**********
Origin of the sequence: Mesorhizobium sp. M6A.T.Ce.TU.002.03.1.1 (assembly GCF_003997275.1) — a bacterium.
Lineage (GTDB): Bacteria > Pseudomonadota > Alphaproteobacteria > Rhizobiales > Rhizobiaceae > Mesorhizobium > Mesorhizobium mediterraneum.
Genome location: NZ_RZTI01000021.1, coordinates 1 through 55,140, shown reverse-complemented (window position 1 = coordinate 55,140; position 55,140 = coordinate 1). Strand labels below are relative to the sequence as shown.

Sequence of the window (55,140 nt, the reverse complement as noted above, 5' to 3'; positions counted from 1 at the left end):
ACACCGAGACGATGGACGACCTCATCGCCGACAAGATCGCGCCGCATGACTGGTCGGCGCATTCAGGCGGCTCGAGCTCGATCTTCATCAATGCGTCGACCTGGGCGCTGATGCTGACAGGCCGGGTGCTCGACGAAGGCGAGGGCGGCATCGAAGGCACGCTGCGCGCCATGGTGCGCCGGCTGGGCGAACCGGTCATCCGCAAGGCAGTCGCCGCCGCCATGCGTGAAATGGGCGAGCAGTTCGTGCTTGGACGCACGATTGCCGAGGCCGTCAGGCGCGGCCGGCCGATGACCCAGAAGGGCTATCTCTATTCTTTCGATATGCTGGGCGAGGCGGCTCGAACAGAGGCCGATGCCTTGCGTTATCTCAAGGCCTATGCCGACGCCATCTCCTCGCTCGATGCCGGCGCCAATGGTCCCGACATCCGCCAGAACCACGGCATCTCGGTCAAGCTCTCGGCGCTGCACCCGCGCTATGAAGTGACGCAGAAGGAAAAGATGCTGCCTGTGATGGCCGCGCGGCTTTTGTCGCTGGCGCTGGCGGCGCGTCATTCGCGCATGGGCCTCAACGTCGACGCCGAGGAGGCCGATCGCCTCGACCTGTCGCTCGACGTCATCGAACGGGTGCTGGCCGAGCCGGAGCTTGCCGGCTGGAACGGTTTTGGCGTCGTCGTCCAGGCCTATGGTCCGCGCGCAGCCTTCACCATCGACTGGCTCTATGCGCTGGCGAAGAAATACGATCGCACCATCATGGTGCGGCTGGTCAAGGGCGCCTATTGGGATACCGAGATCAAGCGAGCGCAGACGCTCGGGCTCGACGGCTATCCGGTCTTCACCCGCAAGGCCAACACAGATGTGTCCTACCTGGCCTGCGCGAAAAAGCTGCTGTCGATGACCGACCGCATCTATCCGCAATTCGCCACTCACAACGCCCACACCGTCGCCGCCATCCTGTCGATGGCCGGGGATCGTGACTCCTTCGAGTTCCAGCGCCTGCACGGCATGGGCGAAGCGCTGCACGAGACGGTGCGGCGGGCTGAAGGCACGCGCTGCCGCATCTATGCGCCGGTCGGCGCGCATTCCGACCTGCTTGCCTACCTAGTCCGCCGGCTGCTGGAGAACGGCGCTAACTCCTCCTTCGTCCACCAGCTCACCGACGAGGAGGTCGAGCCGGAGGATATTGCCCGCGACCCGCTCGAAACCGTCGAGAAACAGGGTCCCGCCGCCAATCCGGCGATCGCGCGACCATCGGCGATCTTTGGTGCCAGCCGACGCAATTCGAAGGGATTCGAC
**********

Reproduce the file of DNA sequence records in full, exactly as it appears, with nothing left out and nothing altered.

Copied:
Origin of the sequence: Mesorhizobium sp. M6A.T.Ce.TU.002.03.1.1 (assembly GCF_003997275.1) — a bacterium.
Lineage (GTDB): Bacteria > Pseudomonadota > Alphaproteobacteria > Rhizobiales > Rhizobiaceae > Mesorhizobium > Mesorhizobium mediterraneum.
Genome location: NZ_RZTI01000021.1, coordinates 1 through 55,140, shown reverse-complemented (window position 1 = coordinate 55,140; position 55,140 = coordinate 1). Strand labels below are relative to the sequence as shown.

Sequence of the window (55,140 nt, the reverse complement as noted above, 5' to 3'; positions counted from 1 at the left end):
ACACCGAGACGATGGACGACCTCATCGCCGACAAGATCGCGCCGCATGACTGGTCGGCGCATTCAGGCGGCTCGAGCTCGATCTTCATCAATGCGTCGACCTGGGCGCTGATGCTGACAGGCCGGGTGCTCGACGAAGGCGAGGGCGGCATCGAAGGCACGCTGCGCGCCATGGTGCGCCGGCTGGGCGAACCGGTCATCCGCAAGGCAGTCGCCGCCGCCATGCGTGAAATGGGCGAGCAGTTCGTGCTTGGACGCACGATTGCCGAGGCCGTCAGGCGCGGCCGGCCGATGACCCAGAAGGGCTATCTCTATTCTTTCGATATGCTGGGCGAGGCGGCTCGAACAGAGGCCGATGCCTTGCGTTATCTCAAGGCCTATGCCGACGCCATCTCCTCGCTCGATGCCGGCGCCAATGGTCCCGACATCCGCCAGAACCACGGCATCTCGGTCAAGCTCTCGGCGCTGCACCCGCGCTATGAAGTGACGCAGAAGGAAAAGATGCTGCCTGTGATGGCCGCGCGGCTTTTGTCGCTGGCGCTGGCGGCGCGTCATTCGCGCATGGGCCTCAACGTCGACGCCGAGGAGGCCGATCGCCTCGACCTGTCGCTCGACGTCATCGAACGGGTGCTGGCCGAGCCGGAGCTTGCCGGCTGGAACGGTTTTGGCGTCGTCGTCCAGGCCTATGGTCCGCGCGCAGCCTTCACCATCGACTGGCTCTATGCGCTGGCGAAGAAATACGATCGCACCATCATGGTGCGGCTGGTCAAGGGCGCCTATTGGGATACCGAGATCAAGCGAGCGCAGACGCTCGGGCTCGACGGCTATCCGGTCTTCACCCGCAAGGCCAACACAGATGTGTCCTACCTGGCCTGCGCGAAAAAGCTGCTGTCGATGACCGACCGCATCTATCCGCAATTCGCCACTCACAACGCCCACACCGTCGCCGCCATCCTGTCGATGGCCGGGGATCGTGACTCCTTCGAGTTCCAGCGCCTGCACGGCATGGGCGAAGCGCTGCACGAGACGGTGCGGCGGGCTGAAGGCACGCGCTGCCGCATCTATGCGCCGGTCGGCGCGCATTCCGACCTGCTTGCCTACCTAGTCCGCCGGCTGCTGGAGAACGGCGCTAACTCCTCCTTCGTCCACCAGCTCACCGACGAGGAGGTCGAGCCGGAGGATATTGCCCGCGACCCGCTCGAAACCGTCGAGAAACAGGGTCCCGCCGCCAATCCGGCGATCGCGCGACCATCGGCGATCTTTGGTGCCAGCCGACGCAATTCGAAGGGATTCGAC